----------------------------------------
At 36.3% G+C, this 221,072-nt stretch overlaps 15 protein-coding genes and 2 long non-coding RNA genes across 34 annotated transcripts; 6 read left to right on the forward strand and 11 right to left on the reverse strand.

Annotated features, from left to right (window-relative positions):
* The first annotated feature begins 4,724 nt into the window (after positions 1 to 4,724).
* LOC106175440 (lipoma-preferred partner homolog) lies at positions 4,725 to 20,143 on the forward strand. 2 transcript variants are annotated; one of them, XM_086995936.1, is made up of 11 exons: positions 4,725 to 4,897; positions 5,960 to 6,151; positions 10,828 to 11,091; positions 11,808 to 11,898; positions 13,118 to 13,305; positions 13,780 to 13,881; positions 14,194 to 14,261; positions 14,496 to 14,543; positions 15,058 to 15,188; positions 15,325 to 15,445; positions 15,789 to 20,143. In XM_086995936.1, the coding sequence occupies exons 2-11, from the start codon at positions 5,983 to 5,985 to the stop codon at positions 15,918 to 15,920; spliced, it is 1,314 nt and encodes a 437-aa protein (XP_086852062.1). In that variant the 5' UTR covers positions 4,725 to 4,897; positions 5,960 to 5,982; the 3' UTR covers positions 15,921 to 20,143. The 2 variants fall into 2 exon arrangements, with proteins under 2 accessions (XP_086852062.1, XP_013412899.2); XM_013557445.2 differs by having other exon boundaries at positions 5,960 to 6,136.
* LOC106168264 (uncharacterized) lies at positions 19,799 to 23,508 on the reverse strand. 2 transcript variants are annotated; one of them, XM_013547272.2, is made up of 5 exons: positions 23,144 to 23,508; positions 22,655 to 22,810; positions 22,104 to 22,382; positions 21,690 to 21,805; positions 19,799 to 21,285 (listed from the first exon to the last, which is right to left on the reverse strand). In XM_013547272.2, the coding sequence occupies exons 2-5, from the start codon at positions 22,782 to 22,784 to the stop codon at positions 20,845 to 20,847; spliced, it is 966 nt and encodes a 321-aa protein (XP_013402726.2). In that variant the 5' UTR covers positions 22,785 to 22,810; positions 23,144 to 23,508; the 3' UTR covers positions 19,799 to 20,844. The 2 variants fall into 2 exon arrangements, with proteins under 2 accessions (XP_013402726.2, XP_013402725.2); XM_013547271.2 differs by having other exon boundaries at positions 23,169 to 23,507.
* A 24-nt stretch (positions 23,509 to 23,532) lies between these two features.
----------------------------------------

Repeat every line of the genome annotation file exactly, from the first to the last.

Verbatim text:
At 36.3% G+C, this 221,072-nt stretch overlaps 15 protein-coding genes and 2 long non-coding RNA genes across 34 annotated transcripts; 6 read left to right on the forward strand and 11 right to left on the reverse strand.

Annotated features, from left to right (window-relative positions):
* The first annotated feature begins 4,724 nt into the window (after positions 1 to 4,724).
* LOC106175440 (lipoma-preferred partner homolog) lies at positions 4,725 to 20,143 on the forward strand. 2 transcript variants are annotated; one of them, XM_086995936.1, is made up of 11 exons: positions 4,725 to 4,897; positions 5,960 to 6,151; positions 10,828 to 11,091; positions 11,808 to 11,898; positions 13,118 to 13,305; positions 13,780 to 13,881; positions 14,194 to 14,261; positions 14,496 to 14,543; positions 15,058 to 15,188; positions 15,325 to 15,445; positions 15,789 to 20,143. In XM_086995936.1, the coding sequence occupies exons 2-11, from the start codon at positions 5,983 to 5,985 to the stop codon at positions 15,918 to 15,920; spliced, it is 1,314 nt and encodes a 437-aa protein (XP_086852062.1). In that variant the 5' UTR covers positions 4,725 to 4,897; positions 5,960 to 5,982; the 3' UTR covers positions 15,921 to 20,143. The 2 variants fall into 2 exon arrangements, with proteins under 2 accessions (XP_086852062.1, XP_013412899.2); XM_013557445.2 differs by having other exon boundaries at positions 5,960 to 6,136.
* LOC106168264 (uncharacterized) lies at positions 19,799 to 23,508 on the reverse strand. 2 transcript variants are annotated; one of them, XM_013547272.2, is made up of 5 exons: positions 23,144 to 23,508; positions 22,655 to 22,810; positions 22,104 to 22,382; positions 21,690 to 21,805; positions 19,799 to 21,285 (listed from the first exon to the last, which is right to left on the reverse strand). In XM_013547272.2, the coding sequence occupies exons 2-5, from the start codon at positions 22,782 to 22,784 to the stop codon at positions 20,845 to 20,847; spliced, it is 966 nt and encodes a 321-aa protein (XP_013402726.2). In that variant the 5' UTR covers positions 22,785 to 22,810; positions 23,144 to 23,508; the 3' UTR covers positions 19,799 to 20,844. The 2 variants fall into 2 exon arrangements, with proteins under 2 accessions (XP_013402726.2, XP_013402725.2); XM_013547271.2 differs by having other exon boundaries at positions 23,169 to 23,507.
* A 24-nt stretch (positions 23,509 to 23,532) lies between these two features.